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time is a brilliant command if you want to figure out how much CPU time a given command takes.

I am looking for something similar that can list the files being accessed by a program and its children. Either in real time or as a report afterwards.

Currently I use:

#!/bin/bash

strace -ff -e trace=file "$@" 2>&1 | perl -ne 's/^[^"]+"(([^\\"]|\\[\\"nt])*)".*/$1/ && print'

but its fails if the command to run involves sudo. It is not very intelligent (it would be nice if it could only list files existing or that had permission problems or group them into files that are read and files that are written). Also strace is slow, so it would be good with a faster choice.

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Given your use of strace, I assume you're specifically interested in Linux. Correct? –  Gilles Aug 16 '11 at 23:02
    
Linux is my primary concern. –  Ole Tange Aug 22 '11 at 12:20

3 Answers 3

up vote 13 down vote accepted

I gave up and coded my own tool. It allows for:

-a all files
-e existing files
-n non-existing files

It only outputs the files so you do not need to deal with the output from strace.

https://github.com/ole-tange/tangetools/tree/master/tracefile

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You can trace the system calls with strace, but there is indeed an inevitable speed penalty. You need to run strace as root if the command runs with elevated privileges:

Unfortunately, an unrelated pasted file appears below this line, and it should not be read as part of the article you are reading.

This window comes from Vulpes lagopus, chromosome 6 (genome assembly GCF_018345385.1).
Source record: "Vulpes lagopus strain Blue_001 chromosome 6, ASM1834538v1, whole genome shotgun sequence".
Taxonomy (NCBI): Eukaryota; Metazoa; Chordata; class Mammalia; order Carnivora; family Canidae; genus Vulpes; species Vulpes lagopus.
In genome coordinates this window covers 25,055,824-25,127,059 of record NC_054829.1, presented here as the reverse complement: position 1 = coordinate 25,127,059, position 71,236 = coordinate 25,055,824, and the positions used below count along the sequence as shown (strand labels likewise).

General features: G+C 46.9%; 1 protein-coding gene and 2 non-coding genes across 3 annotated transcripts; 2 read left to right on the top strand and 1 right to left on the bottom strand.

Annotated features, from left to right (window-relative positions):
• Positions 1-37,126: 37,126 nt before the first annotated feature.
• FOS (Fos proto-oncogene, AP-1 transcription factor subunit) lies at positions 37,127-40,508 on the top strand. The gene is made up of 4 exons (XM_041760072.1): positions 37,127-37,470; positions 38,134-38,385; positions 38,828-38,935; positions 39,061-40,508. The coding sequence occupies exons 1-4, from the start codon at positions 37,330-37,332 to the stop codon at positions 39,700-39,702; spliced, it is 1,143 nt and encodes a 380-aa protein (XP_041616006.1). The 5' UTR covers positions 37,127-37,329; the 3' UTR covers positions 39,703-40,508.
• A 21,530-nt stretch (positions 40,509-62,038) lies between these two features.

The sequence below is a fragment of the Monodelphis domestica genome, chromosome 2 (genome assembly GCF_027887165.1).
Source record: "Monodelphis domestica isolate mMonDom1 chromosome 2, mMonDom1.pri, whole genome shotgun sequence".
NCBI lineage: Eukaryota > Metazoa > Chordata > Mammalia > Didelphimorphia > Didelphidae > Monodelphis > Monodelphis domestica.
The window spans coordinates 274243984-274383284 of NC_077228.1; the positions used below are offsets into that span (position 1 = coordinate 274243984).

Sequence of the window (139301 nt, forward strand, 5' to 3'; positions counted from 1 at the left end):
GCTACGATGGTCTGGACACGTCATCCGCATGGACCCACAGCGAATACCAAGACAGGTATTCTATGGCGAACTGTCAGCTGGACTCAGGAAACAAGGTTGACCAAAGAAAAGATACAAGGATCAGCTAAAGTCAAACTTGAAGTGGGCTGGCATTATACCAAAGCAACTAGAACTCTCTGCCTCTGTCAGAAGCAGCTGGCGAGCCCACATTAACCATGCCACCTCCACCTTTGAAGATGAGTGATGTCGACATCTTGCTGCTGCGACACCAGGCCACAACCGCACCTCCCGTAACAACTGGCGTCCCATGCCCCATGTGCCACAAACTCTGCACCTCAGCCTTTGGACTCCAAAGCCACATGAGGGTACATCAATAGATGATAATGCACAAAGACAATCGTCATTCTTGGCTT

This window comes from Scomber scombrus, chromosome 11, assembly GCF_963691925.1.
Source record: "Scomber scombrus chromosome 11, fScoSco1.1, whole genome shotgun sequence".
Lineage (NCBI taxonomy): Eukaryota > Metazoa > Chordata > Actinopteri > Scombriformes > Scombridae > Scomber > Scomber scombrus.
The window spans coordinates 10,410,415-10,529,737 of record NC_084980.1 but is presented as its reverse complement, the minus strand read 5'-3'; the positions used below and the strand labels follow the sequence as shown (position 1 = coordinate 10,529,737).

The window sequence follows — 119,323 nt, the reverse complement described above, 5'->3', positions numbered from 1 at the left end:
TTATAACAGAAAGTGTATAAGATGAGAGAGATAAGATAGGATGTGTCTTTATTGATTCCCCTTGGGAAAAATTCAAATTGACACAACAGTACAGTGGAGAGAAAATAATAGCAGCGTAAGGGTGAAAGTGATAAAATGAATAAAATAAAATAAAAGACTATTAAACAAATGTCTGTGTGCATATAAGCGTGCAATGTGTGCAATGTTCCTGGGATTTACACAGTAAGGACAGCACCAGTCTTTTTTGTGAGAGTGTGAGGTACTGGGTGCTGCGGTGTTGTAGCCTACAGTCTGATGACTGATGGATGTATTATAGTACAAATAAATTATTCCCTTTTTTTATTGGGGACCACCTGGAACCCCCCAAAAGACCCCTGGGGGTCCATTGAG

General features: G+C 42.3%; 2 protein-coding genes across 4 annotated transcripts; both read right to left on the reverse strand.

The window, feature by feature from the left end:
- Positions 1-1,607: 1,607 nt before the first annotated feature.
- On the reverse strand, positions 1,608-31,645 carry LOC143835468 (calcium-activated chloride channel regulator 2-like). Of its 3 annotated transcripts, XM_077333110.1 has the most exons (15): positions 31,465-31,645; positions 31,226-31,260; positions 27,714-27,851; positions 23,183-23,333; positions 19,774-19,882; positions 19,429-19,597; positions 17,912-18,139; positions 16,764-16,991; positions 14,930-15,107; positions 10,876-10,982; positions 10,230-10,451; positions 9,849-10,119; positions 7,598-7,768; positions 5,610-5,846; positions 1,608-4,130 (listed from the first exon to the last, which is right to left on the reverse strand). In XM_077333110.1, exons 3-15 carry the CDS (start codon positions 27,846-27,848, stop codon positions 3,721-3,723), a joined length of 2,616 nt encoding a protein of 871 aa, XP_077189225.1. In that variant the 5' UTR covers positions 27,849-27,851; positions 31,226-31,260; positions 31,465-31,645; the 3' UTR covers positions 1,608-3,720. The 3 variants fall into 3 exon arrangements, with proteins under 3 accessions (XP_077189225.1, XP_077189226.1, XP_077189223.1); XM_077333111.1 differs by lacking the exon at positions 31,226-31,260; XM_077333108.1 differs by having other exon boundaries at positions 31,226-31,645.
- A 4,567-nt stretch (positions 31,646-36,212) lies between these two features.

sudo strace -f -o foo.trace su user -c 'mycommand'

Another method that's likely to be faster is to preload a library that wraps around filesystem access functions: LD_PRELOAD=/path/to/libmywrapper.so mycommand. The LD_PRELOAD environment variable won't be passed to programs invoked with elevated privileges. You'd have to write the code of that wrapper library (here's an example from “Building library interposers for fun and profit”); I don't know if there is reusable code available on the web.

If you're monitoring the files in a particular directory hierarchy, you can make a view of the filesystem with LoggedFS such that all accesses through that view are logged.

loggedfs -c my-loggedfs.xml /logged-view
mycommand /logged-view/somedir

To configure LoggedFS, start with the sample configuration shipped with the program and read LoggedFS configuration file syntax.

Another possibility is Linux's audit subsystem. Make sure the auditd daemon is started, then configure what you want to log with auditctl. Each logged operation is recorded in /var/log/audit/audit.log (on typical distributions). To start watching a particular file:

auditctl -a exit,always -w /path/to/file

If you put a watch on a directory, the files in it and its subdirectories recursively are also watched. Take care not to watch the directory containing the audit logs. You can restrict the logging to certain processes, see the auditctl man page for the available filters. You need to be root to use the audit system.

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I think you want lsof (possibly piped to a grep on the program and it's children). It will tell you every file that's currently being accessed on the filesystem.

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3  
But it only gives me a snapshot. What I need is what files it tried to access. Think of the situation where a program refuses to start because it says "Missing file". How do I figure out what file it was looking for? –  Ole Tange Aug 22 '11 at 12:21

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